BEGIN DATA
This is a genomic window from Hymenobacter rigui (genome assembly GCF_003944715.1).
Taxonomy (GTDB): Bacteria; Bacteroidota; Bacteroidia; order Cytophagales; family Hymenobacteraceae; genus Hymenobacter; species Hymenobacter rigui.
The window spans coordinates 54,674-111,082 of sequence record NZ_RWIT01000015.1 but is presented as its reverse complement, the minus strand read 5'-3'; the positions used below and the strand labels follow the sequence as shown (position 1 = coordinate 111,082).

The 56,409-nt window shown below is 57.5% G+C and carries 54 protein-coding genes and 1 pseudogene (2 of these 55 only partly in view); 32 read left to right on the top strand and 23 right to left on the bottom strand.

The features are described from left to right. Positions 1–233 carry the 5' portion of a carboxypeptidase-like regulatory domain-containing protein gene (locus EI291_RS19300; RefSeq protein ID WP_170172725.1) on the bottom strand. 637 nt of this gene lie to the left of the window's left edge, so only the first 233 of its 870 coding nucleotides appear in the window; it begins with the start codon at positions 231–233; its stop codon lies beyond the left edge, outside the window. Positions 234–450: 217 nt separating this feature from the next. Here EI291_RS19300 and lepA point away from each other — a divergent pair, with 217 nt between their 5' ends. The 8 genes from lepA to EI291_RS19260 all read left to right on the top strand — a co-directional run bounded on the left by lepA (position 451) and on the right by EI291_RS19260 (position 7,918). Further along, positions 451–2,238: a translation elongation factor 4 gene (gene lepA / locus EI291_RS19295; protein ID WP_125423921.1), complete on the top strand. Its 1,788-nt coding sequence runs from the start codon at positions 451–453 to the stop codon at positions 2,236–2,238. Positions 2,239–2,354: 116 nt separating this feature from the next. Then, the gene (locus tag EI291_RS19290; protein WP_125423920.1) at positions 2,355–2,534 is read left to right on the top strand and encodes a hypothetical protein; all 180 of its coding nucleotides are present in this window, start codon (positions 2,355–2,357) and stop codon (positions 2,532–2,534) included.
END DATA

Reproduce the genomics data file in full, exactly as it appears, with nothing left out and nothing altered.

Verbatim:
This is a genomic window from Hymenobacter rigui (genome assembly GCF_003944715.1).
Taxonomy (GTDB): Bacteria; Bacteroidota; Bacteroidia; order Cytophagales; family Hymenobacteraceae; genus Hymenobacter; species Hymenobacter rigui.
The window spans coordinates 54,674-111,082 of sequence record NZ_RWIT01000015.1 but is presented as its reverse complement, the minus strand read 5'-3'; the positions used below and the strand labels follow the sequence as shown (position 1 = coordinate 111,082).

The 56,409-nt window shown below is 57.5% G+C and carries 54 protein-coding genes and 1 pseudogene (2 of these 55 only partly in view); 32 read left to right on the top strand and 23 right to left on the bottom strand.

The features are described from left to right. Positions 1–233 carry the 5' portion of a carboxypeptidase-like regulatory domain-containing protein gene (locus EI291_RS19300; RefSeq protein ID WP_170172725.1) on the bottom strand. 637 nt of this gene lie to the left of the window's left edge, so only the first 233 of its 870 coding nucleotides appear in the window; it begins with the start codon at positions 231–233; its stop codon lies beyond the left edge, outside the window. Positions 234–450: 217 nt separating this feature from the next. Here EI291_RS19300 and lepA point away from each other — a divergent pair, with 217 nt between their 5' ends. The 8 genes from lepA to EI291_RS19260 all read left to right on the top strand — a co-directional run bounded on the left by lepA (position 451) and on the right by EI291_RS19260 (position 7,918). Further along, positions 451–2,238: a translation elongation factor 4 gene (gene lepA / locus EI291_RS19295; protein ID WP_125423921.1), complete on the top strand. Its 1,788-nt coding sequence runs from the start codon at positions 451–453 to the stop codon at positions 2,236–2,238. Positions 2,239–2,354: 116 nt separating this feature from the next. Then, the gene (locus tag EI291_RS19290; protein WP_125423920.1) at positions 2,355–2,534 is read left to right on the top strand and encodes a hypothetical protein; all 180 of its coding nucleotides are present in this window, start codon (positions 2,355–2,357) and stop codon (positions 2,532–2,534) included.